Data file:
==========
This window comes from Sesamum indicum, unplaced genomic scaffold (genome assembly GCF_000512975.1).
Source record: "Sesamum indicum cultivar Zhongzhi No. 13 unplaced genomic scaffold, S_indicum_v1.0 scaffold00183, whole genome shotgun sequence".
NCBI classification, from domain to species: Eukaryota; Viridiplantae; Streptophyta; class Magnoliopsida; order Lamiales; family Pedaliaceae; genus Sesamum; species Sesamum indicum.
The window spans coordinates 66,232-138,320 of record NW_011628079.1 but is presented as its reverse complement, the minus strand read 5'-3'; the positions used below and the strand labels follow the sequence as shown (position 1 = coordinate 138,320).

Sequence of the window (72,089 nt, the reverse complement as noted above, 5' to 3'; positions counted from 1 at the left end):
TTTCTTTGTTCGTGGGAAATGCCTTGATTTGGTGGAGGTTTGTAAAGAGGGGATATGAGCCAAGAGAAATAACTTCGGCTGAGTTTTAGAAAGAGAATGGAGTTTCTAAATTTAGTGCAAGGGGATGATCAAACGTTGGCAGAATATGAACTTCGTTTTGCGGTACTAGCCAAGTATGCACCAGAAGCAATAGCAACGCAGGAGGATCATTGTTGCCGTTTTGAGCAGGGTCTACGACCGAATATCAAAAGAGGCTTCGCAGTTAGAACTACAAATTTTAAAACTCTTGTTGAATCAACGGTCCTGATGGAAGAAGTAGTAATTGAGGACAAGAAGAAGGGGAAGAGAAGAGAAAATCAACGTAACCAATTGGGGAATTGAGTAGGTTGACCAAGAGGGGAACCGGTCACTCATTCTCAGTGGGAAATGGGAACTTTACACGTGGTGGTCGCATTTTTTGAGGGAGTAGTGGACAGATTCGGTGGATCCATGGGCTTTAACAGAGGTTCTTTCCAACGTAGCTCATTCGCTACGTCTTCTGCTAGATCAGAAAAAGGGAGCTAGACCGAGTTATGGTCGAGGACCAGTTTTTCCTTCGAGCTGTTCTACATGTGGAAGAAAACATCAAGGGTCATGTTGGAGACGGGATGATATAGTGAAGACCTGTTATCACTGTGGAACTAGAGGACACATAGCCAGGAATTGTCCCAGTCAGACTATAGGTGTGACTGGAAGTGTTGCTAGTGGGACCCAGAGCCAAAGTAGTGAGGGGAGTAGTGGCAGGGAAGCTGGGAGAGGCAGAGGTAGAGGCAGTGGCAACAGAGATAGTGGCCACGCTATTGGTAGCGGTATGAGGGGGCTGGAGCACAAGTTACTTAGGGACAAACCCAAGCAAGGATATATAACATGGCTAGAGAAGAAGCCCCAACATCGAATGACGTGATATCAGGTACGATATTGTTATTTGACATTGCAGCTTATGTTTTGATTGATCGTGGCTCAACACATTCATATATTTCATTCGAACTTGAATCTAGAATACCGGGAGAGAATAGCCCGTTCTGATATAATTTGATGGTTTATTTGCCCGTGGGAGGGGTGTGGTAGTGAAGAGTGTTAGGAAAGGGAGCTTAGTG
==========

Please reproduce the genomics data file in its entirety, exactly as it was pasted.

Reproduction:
This window comes from Sesamum indicum, unplaced genomic scaffold (genome assembly GCF_000512975.1).
Source record: "Sesamum indicum cultivar Zhongzhi No. 13 unplaced genomic scaffold, S_indicum_v1.0 scaffold00183, whole genome shotgun sequence".
NCBI classification, from domain to species: Eukaryota; Viridiplantae; Streptophyta; class Magnoliopsida; order Lamiales; family Pedaliaceae; genus Sesamum; species Sesamum indicum.
The window spans coordinates 66,232-138,320 of record NW_011628079.1 but is presented as its reverse complement, the minus strand read 5'-3'; the positions used below and the strand labels follow the sequence as shown (position 1 = coordinate 138,320).

Sequence of the window (72,089 nt, the reverse complement as noted above, 5' to 3'; positions counted from 1 at the left end):
TTTCTTTGTTCGTGGGAAATGCCTTGATTTGGTGGAGGTTTGTAAAGAGGGGATATGAGCCAAGAGAAATAACTTCGGCTGAGTTTTAGAAAGAGAATGGAGTTTCTAAATTTAGTGCAAGGGGATGATCAAACGTTGGCAGAATATGAACTTCGTTTTGCGGTACTAGCCAAGTATGCACCAGAAGCAATAGCAACGCAGGAGGATCATTGTTGCCGTTTTGAGCAGGGTCTACGACCGAATATCAAAAGAGGCTTCGCAGTTAGAACTACAAATTTTAAAACTCTTGTTGAATCAACGGTCCTGATGGAAGAAGTAGTAATTGAGGACAAGAAGAAGGGGAAGAGAAGAGAAAATCAACGTAACCAATTGGGGAATTGAGTAGGTTGACCAAGAGGGGAACCGGTCACTCATTCTCAGTGGGAAATGGGAACTTTACACGTGGTGGTCGCATTTTTTGAGGGAGTAGTGGACAGATTCGGTGGATCCATGGGCTTTAACAGAGGTTCTTTCCAACGTAGCTCATTCGCTACGTCTTCTGCTAGATCAGAAAAAGGGAGCTAGACCGAGTTATGGTCGAGGACCAGTTTTTCCTTCGAGCTGTTCTACATGTGGAAGAAAACATCAAGGGTCATGTTGGAGACGGGATGATATAGTGAAGACCTGTTATCACTGTGGAACTAGAGGACACATAGCCAGGAATTGTCCCAGTCAGACTATAGGTGTGACTGGAAGTGTTGCTAGTGGGACCCAGAGCCAAAGTAGTGAGGGGAGTAGTGGCAGGGAAGCTGGGAGAGGCAGAGGTAGAGGCAGTGGCAACAGAGATAGTGGCCACGCTATTGGTAGCGGTATGAGGGGGCTGGAGCACAAGTTACTTAGGGACAAACCCAAGCAAGGATATATAACATGGCTAGAGAAGAAGCCCCAACATCGAATGACGTGATATCAGGTACGATATTGTTATTTGACATTGCAGCTTATGTTTTGATTGATCGTGGCTCAACACATTCATATATTTCATTCGAACTTGAATCTAGAATACCGGGAGAGAATAGCCCGTTCTGATATAATTTGATGGTTTATTTGCCCGTGGGAGGGGTGTGGTAGTGAAGAGTGTTAGGAAAGGGAGCTTAGTG